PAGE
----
A note: I recognize that I am working here from a very limited data pool. But, in my opinion, the two documents referenced below are the two best researched, most comprehensive sources of data in our field that I am aware of. I welcome other sources of data or other interpretations that would contradict my takeaways, but so far few are forthcoming.
Let’s start with some statistics from right here in Colorado. According to the 2015 edition of the Coleman Institute for Cognitive Disabilities’ “The State of the States in Developmental Disabilities,” which tracks nationwide financial and programmatic trends in I/DD services, Colorado ranks 48th in the nation in terms of fiscal effort for I/DD funding. At the same time, according to the United Cerebral Palsy’s (UCP) “The Case for Inclusion,” which ranks all 50 states and the District of Columbia (DC) on service outcomes for Americans with I/DD, Colorado ranked 11th overall in service outcomes.
Remember, Colorado ranked 48th in fiscal effort and 11th in outcomes.
Using the same studies, let’s take a look at some of the few states who are reporting conflict free case management (CFCM):
Minnesota ranked 7th in fiscal effort and 12th in outcomes;
Montana ranked 26th in fiscal effort and 48th in outcomes;
Nevada ranked 51st in fiscal effort and 37th in outcomes; and
Wyoming ranked 20th in fiscal effort and 43rd in outcomes.
Picture Mr. Rogers saying, “Neighbors, can you say the word, 'confusion'?”
Can one draw some conclusions from above?
- Fiscal effort alone does not translate into better performance.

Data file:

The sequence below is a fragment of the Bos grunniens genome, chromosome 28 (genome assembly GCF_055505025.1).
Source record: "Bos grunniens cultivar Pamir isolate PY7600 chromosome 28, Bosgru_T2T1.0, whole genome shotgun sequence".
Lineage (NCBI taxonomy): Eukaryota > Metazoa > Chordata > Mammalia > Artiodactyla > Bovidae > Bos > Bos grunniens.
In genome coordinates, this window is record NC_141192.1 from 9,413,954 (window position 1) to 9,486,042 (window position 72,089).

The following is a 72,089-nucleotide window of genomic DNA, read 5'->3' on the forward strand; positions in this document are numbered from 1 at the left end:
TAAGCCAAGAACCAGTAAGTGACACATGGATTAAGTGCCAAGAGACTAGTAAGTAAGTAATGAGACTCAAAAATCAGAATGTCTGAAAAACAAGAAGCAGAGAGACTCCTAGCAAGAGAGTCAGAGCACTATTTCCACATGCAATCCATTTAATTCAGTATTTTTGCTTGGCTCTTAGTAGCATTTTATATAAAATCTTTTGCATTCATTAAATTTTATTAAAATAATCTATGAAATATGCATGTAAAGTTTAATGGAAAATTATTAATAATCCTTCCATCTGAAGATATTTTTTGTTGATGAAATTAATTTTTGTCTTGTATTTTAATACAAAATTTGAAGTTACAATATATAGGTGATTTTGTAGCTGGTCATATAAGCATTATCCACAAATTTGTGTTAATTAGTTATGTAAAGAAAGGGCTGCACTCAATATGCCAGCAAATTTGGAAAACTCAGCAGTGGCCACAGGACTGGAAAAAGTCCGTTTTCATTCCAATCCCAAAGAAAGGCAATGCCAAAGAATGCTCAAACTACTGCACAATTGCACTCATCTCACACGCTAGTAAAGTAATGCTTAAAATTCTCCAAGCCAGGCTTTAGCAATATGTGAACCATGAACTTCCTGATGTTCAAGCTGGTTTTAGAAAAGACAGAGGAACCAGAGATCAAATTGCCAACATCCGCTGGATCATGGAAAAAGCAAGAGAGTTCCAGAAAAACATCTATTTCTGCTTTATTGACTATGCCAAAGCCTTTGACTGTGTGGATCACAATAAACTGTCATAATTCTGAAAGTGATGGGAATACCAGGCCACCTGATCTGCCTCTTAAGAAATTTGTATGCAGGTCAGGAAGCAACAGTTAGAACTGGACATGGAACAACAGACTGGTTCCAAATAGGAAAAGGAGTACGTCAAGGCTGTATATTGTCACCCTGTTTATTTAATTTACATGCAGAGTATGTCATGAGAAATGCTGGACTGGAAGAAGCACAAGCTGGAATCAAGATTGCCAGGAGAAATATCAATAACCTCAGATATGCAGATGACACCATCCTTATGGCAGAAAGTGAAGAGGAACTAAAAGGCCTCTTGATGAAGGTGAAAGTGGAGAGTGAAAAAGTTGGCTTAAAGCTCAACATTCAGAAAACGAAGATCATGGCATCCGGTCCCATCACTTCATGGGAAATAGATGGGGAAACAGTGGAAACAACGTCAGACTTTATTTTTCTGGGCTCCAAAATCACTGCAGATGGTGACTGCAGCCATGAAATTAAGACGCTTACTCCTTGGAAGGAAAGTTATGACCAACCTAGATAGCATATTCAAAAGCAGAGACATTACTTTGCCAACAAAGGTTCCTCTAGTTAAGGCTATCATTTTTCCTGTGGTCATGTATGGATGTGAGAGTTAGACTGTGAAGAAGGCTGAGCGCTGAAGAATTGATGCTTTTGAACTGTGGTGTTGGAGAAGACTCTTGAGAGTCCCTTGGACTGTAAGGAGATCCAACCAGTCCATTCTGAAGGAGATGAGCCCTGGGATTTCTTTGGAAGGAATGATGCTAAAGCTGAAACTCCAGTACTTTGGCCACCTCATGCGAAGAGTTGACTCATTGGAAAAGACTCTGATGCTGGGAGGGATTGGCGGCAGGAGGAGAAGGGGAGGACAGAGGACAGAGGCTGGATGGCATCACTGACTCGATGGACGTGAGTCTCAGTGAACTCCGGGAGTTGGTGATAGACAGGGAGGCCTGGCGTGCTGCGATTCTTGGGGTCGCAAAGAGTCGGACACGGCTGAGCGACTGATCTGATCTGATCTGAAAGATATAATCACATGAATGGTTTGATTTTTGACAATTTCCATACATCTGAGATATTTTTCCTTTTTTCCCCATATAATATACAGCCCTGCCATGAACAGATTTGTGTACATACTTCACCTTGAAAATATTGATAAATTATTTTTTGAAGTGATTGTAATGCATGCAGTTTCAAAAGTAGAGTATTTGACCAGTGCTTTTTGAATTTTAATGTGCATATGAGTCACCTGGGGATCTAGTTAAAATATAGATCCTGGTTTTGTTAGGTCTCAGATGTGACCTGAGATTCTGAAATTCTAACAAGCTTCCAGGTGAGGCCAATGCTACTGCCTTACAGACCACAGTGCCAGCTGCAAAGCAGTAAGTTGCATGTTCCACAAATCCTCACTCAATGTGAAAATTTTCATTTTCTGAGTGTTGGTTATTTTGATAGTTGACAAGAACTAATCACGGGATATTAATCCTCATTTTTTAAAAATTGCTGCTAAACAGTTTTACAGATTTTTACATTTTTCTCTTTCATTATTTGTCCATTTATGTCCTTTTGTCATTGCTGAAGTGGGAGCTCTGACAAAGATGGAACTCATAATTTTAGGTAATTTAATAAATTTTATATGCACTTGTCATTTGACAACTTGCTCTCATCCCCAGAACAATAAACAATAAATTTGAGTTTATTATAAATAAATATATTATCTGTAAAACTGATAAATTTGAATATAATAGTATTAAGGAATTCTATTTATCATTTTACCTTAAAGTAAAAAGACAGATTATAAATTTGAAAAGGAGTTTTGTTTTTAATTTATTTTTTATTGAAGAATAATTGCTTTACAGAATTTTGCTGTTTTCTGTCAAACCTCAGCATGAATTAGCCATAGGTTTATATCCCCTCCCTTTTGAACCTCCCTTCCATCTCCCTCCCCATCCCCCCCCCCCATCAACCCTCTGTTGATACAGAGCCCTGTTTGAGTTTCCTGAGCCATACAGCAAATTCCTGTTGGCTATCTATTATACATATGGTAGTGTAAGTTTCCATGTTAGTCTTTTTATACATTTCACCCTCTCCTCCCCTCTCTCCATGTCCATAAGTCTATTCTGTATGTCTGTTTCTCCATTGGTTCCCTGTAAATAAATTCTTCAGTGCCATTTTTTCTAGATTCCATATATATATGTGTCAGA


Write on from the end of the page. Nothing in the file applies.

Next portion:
- A CFCM design does not translate into better performance.
- Colorado is unique in its local control design through the use of Community Centered Boards. Could this be the influencing factor in the remarkable results?
- Perhaps the collective wisdom of those making decisions about system design is subjective and often flawed. And perhaps a more consistent, analytical, and evidence-based approach to system design is in order. Moneyball, anyone?
- The number of residents in state operated facilities is growing. This is contrary to all of the gains we’ve made in the past few decades around providing more opportunities for community-based living with the least restrictive environments possible.
- The trend above doesn’t make financial sense, either. When looking at spending on state operated facilities, it appears that a disproportionate percentage of dollars is spent on those versus dollars spent on people served in the community.
- There are a fewer number of families receiving support.
- The average cost per person living in the community is flat over half a decade.
- Colorado’s ranking, although impressive, is trending downward from 6th to 11th in the past few years.
- Do these measurements and trends matter?
- Is anyone really paying attention to them?
- Is our goal better performance? If so, are we focusing on the right things?
- Should we focus solely on the issues that will improve the outcomes for people with I/DD?
- Can many (or even most) families manage their own resources?
- If/when families are given the resources, could the providers not set market rates that support living wages for a higher quality workforce?
- Could we utilize available technologies to improve security, self-reliance, and social networks?
Then again, what do I know?